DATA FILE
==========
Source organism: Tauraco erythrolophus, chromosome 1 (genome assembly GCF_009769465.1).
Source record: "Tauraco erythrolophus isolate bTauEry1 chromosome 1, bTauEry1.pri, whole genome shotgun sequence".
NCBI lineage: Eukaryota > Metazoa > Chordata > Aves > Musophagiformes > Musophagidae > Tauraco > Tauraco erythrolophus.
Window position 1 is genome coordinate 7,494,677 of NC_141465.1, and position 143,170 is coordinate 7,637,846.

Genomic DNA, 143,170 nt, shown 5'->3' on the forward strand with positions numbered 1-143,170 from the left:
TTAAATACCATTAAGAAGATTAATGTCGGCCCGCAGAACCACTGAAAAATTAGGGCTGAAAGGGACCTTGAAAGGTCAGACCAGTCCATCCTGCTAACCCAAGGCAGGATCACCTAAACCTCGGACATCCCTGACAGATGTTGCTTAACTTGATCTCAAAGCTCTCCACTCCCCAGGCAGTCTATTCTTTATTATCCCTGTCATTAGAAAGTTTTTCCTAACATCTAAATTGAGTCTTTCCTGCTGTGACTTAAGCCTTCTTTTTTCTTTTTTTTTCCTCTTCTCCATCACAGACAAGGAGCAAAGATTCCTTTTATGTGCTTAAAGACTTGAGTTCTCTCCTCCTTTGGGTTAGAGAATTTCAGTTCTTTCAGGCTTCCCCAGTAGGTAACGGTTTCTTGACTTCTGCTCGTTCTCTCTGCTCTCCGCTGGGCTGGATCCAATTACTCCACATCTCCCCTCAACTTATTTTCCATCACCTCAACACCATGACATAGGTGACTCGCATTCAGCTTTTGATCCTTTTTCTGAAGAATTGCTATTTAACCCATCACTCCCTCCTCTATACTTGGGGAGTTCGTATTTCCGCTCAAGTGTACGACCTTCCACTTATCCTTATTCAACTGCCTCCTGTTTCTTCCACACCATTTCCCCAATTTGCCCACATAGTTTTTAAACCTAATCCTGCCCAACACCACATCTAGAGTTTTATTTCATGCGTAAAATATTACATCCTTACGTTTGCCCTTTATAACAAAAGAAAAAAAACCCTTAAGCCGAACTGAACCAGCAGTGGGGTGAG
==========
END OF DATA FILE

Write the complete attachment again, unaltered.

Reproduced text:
Source organism: Tauraco erythrolophus, chromosome 1 (genome assembly GCF_009769465.1).
Source record: "Tauraco erythrolophus isolate bTauEry1 chromosome 1, bTauEry1.pri, whole genome shotgun sequence".
NCBI lineage: Eukaryota > Metazoa > Chordata > Aves > Musophagiformes > Musophagidae > Tauraco > Tauraco erythrolophus.
Window position 1 is genome coordinate 7,494,677 of NC_141465.1, and position 143,170 is coordinate 7,637,846.

Genomic DNA, 143,170 nt, shown 5'->3' on the forward strand with positions numbered 1-143,170 from the left:
TTAAATACCATTAAGAAGATTAATGTCGGCCCGCAGAACCACTGAAAAATTAGGGCTGAAAGGGACCTTGAAAGGTCAGACCAGTCCATCCTGCTAACCCAAGGCAGGATCACCTAAACCTCGGACATCCCTGACAGATGTTGCTTAACTTGATCTCAAAGCTCTCCACTCCCCAGGCAGTCTATTCTTTATTATCCCTGTCATTAGAAAGTTTTTCCTAACATCTAAATTGAGTCTTTCCTGCTGTGACTTAAGCCTTCTTTTTTCTTTTTTTTTCCTCTTCTCCATCACAGACAAGGAGCAAAGATTCCTTTTATGTGCTTAAAGACTTGAGTTCTCTCCTCCTTTGGGTTAGAGAATTTCAGTTCTTTCAGGCTTCCCCAGTAGGTAACGGTTTCTTGACTTCTGCTCGTTCTCTCTGCTCTCCGCTGGGCTGGATCCAATTACTCCACATCTCCCCTCAACTTATTTTCCATCACCTCAACACCATGACATAGGTGACTCGCATTCAGCTTTTGATCCTTTTTCTGAAGAATTGCTATTTAACCCATCACTCCCTCCTCTATACTTGGGGAGTTCGTATTTCCGCTCAAGTGTACGACCTTCCACTTATCCTTATTCAACTGCCTCCTGTTTCTTCCACACCATTTCCCCAATTTGCCCACATAGTTTTTAAACCTAATCCTGCCCAACACCACATCTAGAGTTTTATTTCATGCGTAAAATATTACATCCTTACGTTTGCCCTTTATAACAAAAGAAAAAAAACCCTTAAGCCGAACTGAACCAGCAGTGGGGTGAG